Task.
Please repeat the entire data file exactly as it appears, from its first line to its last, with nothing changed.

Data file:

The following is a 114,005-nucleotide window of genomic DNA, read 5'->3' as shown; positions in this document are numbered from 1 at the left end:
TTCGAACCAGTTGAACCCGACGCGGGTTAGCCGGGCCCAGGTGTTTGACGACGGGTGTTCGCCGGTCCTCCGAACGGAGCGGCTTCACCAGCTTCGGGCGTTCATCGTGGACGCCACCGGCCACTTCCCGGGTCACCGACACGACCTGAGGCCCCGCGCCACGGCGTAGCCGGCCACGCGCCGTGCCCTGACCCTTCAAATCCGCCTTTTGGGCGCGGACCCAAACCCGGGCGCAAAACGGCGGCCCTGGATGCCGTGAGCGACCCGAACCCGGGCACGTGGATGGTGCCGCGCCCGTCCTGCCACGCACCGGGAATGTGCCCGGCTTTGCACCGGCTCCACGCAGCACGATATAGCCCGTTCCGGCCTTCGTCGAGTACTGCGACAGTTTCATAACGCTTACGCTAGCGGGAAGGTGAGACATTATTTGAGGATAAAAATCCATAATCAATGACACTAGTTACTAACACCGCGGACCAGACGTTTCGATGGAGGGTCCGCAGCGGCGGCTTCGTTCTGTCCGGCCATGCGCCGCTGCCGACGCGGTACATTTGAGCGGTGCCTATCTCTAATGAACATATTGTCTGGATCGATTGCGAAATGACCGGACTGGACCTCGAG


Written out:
The following is a 114,005-nucleotide window of genomic DNA, read 5'->3' as shown; positions in this document are numbered from 1 at the left end:
TTCGAACCAGTTGAACCCGACGCGGGTTAGCCGGGCCCAGGTGTTTGACGACGGGTGTTCGCCGGTCCTCCGAACGGAGCGGCTTCACCAGCTTCGGGCGTTCATCGTGGACGCCACCGGCCACTTCCCGGGTCACCGACACGACCTGAGGCCCCGCGCCACGGCGTAGCCGGCCACGCGCCGTGCCCTGACCCTTCAAATCCGCCTTTTGGGCGCGGACCCAAACCCGGGCGCAAAACGGCGGCCCTGGATGCCGTGAGCGACCCGAACCCGGGCACGTGGATGGTGCCGCGCCCGTCCTGCCACGCACCGGGAATGTGCCCGGCTTTGCACCGGCTCCACGCAGCACGATATAGCCCGTTCCGGCCTTCGTCGAGTACTGCGACAGTTTCATAACGCTTACGCTAGCGGGAAGGTGAGACATTATTTGAGGATAAAAATCCATAATCAATGACACTAGTTACTAACACCGCGGACCAGACGTTTCGATGGAGGGTCCGCAGCGGCGGCTTCGTTCTGTCCGGCCATGCGCCGCTGCCGACGCGGTACATTTGAGCGGTGCCTATCTCTAATGAACATATTGTCTGGATCGATTGCGAAATGACCGGACTGGACCTCGAG